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I thought I would share my first experiences with this tea that I am pleased to see so many others enjoying as much as I do. I first came into contact with it through Wang Shilin, a middle-aged man with the coolest black 1950’s glasses. (Though I am not sure that they were meant to be hip particularly). Wang Shilin represented Xingyang Workshops offerings in the city of Qingdao, near Laoshan Mountain where I source my green teas and the Laoshan black.

I first came across him on a search for a brick of old Yabao tea to give to my wife for Christmas. He was the only guy in Qingdao who even know what Yabao was, as it isn’t normally seen outside of Yunnan. We drank tea together all day, starting with a white tea brick from Xingyang workshop, and moving into pu’er. He didn’t realize until later in the day how interested in pu’er I was. He was so excited to see a younger person drinking pu’er. He was lamenting over how so many young people in China drink cola or coffee with milk.

It wasn’t until we had become friends and I was on my way out that he looked sort of shiftily around and pulled out a little paper bag of pu’er leaves. He asked me to try it at home and come back next week to talk again. You could tell that this tea was one of his secrets. I knew that he was extremely proud of it.

Of course, I went right home and tried the tea- I won’t even try to describe it. It was hard enough to write a description for the website without going on tangents about memory, childhood, spiritual experience, etc. This is just one of those teas. You can’t help but be moved by it. Every time I brew it at a tasting, everyone starts talking about Grandma’s attic, or that time when they went to Maine, or the library of their old school.

I waited three days (that is the rule for second dates, right?) before rushing back to Wang Shilin’s shop and telling him all about the tea. He had the expression on his face of knowing exactly what I was going to say, and feeling satisfied to hear it out loud. He brewed it up for me again, explaining how different Xingyang is. The tea liquor was perfectly crystalline, he pointed out. Many old pu’er may get more complex, but they can also get murkier over time. Xingyang’s does not.

Honestly, having two, dwindling tins of this tea on my shelf at home was a big impetus in going into business. Now that I am back in touch with my tea friends, I am assured access to my beloved Xingyang 1998.

I must say though, I was only able to get 30 tins, or six pounds of this total in my last shipment and it was pretty hard to convence Xingyang to part with it. This tea may soon be a memory itself…

Charles Thomas Draper

I get chills reading about this tea. I get chills thinking about this tea….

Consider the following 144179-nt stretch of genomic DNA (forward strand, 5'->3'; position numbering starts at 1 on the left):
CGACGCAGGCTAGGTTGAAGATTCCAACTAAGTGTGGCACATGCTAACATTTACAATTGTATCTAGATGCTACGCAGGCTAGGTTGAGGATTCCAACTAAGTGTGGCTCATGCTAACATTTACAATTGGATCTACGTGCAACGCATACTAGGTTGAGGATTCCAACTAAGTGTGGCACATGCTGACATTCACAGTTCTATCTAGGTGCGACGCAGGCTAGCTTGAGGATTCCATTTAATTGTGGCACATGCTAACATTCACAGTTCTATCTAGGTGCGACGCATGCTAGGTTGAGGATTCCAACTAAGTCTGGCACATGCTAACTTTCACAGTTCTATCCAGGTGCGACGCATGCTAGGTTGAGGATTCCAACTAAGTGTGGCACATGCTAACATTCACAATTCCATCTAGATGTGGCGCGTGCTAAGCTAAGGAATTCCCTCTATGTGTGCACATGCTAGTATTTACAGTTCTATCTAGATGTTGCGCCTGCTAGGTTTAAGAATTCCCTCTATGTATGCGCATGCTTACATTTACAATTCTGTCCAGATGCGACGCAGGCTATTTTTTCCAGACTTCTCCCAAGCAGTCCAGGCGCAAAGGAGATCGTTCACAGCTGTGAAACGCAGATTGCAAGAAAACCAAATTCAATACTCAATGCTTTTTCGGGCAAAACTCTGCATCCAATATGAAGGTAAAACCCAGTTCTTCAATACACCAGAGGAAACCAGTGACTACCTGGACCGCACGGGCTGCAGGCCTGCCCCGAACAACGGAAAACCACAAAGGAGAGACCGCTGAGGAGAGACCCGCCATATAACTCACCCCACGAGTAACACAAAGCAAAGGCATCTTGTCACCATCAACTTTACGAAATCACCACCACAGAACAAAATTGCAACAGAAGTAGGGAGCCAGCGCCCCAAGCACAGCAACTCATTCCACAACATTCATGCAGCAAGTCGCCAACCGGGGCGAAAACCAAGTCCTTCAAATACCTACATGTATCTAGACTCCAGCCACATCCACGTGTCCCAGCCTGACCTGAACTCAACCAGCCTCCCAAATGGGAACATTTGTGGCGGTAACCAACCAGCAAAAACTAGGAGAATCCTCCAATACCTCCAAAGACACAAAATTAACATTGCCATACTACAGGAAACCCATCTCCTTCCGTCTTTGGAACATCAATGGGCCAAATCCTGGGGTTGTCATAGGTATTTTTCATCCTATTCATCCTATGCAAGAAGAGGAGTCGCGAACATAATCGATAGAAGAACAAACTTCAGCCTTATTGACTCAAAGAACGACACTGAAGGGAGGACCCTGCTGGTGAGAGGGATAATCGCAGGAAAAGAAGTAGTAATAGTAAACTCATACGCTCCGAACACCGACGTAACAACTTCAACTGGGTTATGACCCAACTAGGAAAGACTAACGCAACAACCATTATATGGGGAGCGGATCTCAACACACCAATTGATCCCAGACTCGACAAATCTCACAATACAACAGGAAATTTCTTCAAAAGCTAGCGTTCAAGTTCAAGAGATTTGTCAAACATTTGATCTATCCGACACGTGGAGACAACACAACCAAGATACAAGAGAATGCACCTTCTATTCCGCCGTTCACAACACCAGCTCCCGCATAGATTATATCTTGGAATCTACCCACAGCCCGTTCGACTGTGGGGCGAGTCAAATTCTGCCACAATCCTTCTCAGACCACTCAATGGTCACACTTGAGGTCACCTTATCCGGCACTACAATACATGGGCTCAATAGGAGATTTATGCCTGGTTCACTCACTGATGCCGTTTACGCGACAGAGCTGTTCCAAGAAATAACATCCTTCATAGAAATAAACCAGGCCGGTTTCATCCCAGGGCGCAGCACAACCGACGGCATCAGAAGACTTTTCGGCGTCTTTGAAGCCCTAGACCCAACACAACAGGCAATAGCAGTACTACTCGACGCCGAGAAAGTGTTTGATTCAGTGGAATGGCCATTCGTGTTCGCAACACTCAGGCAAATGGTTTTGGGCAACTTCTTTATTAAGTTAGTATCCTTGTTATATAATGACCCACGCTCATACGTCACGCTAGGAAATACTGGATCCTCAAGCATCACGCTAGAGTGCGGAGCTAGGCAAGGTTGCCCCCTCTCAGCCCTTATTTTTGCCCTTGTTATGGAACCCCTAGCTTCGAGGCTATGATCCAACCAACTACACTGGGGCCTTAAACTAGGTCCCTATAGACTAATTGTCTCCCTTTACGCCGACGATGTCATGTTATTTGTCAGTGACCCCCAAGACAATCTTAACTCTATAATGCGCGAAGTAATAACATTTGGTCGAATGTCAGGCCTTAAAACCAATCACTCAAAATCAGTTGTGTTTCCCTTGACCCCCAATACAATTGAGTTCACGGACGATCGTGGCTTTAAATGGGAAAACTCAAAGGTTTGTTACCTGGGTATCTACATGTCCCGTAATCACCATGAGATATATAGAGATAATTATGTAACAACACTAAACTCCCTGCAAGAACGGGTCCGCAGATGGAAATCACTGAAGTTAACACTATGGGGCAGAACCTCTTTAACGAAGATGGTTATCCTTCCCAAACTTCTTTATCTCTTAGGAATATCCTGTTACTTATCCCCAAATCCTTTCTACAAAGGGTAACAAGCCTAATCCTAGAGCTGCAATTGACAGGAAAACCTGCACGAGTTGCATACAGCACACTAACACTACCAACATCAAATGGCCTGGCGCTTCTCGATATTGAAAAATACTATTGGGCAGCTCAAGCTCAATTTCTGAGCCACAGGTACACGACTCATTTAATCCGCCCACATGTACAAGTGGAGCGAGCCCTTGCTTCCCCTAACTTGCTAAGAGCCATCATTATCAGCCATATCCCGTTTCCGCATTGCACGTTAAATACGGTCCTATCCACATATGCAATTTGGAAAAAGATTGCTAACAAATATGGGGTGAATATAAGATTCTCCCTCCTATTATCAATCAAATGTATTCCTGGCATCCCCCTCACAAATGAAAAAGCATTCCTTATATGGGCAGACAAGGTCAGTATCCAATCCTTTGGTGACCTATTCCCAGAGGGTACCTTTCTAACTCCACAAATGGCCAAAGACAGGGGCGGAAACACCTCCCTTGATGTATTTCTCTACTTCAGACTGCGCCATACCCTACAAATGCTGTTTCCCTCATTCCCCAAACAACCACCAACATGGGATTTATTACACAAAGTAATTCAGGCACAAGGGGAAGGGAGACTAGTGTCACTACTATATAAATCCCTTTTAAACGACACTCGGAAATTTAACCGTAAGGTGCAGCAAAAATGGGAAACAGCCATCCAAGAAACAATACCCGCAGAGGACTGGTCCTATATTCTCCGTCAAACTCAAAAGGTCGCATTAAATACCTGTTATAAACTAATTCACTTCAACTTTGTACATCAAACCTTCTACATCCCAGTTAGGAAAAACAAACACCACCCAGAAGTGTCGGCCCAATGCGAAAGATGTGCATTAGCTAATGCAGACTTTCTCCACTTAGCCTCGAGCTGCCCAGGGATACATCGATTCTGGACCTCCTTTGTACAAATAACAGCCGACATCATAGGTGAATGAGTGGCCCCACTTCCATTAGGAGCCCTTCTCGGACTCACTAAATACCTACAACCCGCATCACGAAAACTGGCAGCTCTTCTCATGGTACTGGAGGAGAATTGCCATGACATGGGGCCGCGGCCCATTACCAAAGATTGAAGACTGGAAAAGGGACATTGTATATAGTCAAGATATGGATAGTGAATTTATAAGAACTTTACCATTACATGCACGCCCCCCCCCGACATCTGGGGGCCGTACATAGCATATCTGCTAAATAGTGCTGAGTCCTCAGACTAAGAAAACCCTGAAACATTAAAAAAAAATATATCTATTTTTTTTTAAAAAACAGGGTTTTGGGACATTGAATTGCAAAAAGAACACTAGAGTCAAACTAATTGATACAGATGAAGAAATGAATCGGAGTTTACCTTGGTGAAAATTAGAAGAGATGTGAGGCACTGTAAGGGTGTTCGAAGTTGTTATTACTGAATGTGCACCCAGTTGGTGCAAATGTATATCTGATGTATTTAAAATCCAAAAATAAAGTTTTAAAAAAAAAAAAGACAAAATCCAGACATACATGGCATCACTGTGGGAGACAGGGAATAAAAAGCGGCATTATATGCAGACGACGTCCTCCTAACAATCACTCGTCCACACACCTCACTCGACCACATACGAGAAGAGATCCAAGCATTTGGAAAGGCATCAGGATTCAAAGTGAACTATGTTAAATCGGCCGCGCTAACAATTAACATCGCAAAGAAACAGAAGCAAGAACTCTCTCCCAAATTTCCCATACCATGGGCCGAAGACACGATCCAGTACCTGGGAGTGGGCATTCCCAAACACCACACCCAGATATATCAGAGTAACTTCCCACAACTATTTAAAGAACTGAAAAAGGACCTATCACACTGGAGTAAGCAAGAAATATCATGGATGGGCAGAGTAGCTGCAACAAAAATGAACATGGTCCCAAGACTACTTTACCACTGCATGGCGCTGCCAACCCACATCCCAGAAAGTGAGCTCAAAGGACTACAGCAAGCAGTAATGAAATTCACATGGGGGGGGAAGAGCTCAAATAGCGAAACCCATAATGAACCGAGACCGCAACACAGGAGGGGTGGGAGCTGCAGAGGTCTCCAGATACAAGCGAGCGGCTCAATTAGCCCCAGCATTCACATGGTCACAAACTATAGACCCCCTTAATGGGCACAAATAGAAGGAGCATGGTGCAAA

Charles Thomas Draper

I see you have a 100 gram tin. Hmmm

David Duckler

Yes- Xingyang sends this tea in tins, as they don’t want any leaves broken in shipping from China. The tea is in a paper bag with their logo on it, sealed in a pretty attractive looking black tin, and packaged from there in a beautiful box. It is definitely the way to go if you plan on having this tea around for a while. There is just something special about reaching into a tin with characters and tea motifs on it.

By the way, I know what you mean about getting chills over this stuff. People may laugh at us, but then again, they probably haven’t tried the Xingyang 1998 yet.

TeaBrat

does pu-erh tea ever get stale? I would imagine not…

David Duckler

GOOD pu’er only gets better with age. Some low quality pu’er falls apart or composts over several decades, but tea like the Xingyang gets more complex, more sweet, and more smooth with age. Sheng pu’er changes the most dramatically. It is fun to get a brick of something you like and try it once or twice a year, keeping notes. They change in an intriguing way. I have a brick of the Yiwu from 1997, and it is hands down THE best taste sensation I have ever experienced.

David Duckler

Just be sure to store your pu’er away from strong spices or smells, or excess moisture. Those are the only things that can be detrimental. A cardboard box works well because it keeps out dust and moisture but allows airflow.

Charles Thomas Draper

I would love to try the 97….

Nathaniel Gruber

Love this! I have a 100 gram tin of this from David, and I am concerned over it lasting the rest of my life. Despite the cost, I am going to need to buy another 2-3 tins of this stuff. It is hands down my favorite tea and I will kick myself forever if I run out of it a few years down the road.

Charles Thomas Draper

Nathaniel I agree….

Autumn Hearth

David, thank you so much for including this as a sample, my package just arrived. I had to restrain myself for ordering all the shu (budget does not allow for that right now) but had to pull the trigger on the outgoing and incoming offerings. I’m looking forward to all the new harvests this year and I already know I will be ordering the corn toucha in the summer (the rest of the pu’er and some of the alchemy blends I will save for the winter, except yabao, I have decided yabao needs to be in the house at all times) My co-workers have asked me to bring it in on my last day, today, at Teavana and several of them are planning on ordering from Verdant. I’m definitely asking for a tea subscription for my birthday. You’ve earned a customer for life and if I ever open a local tea bar your teas will definitely be featured. Thanks for all that you do. Blessings, Autumn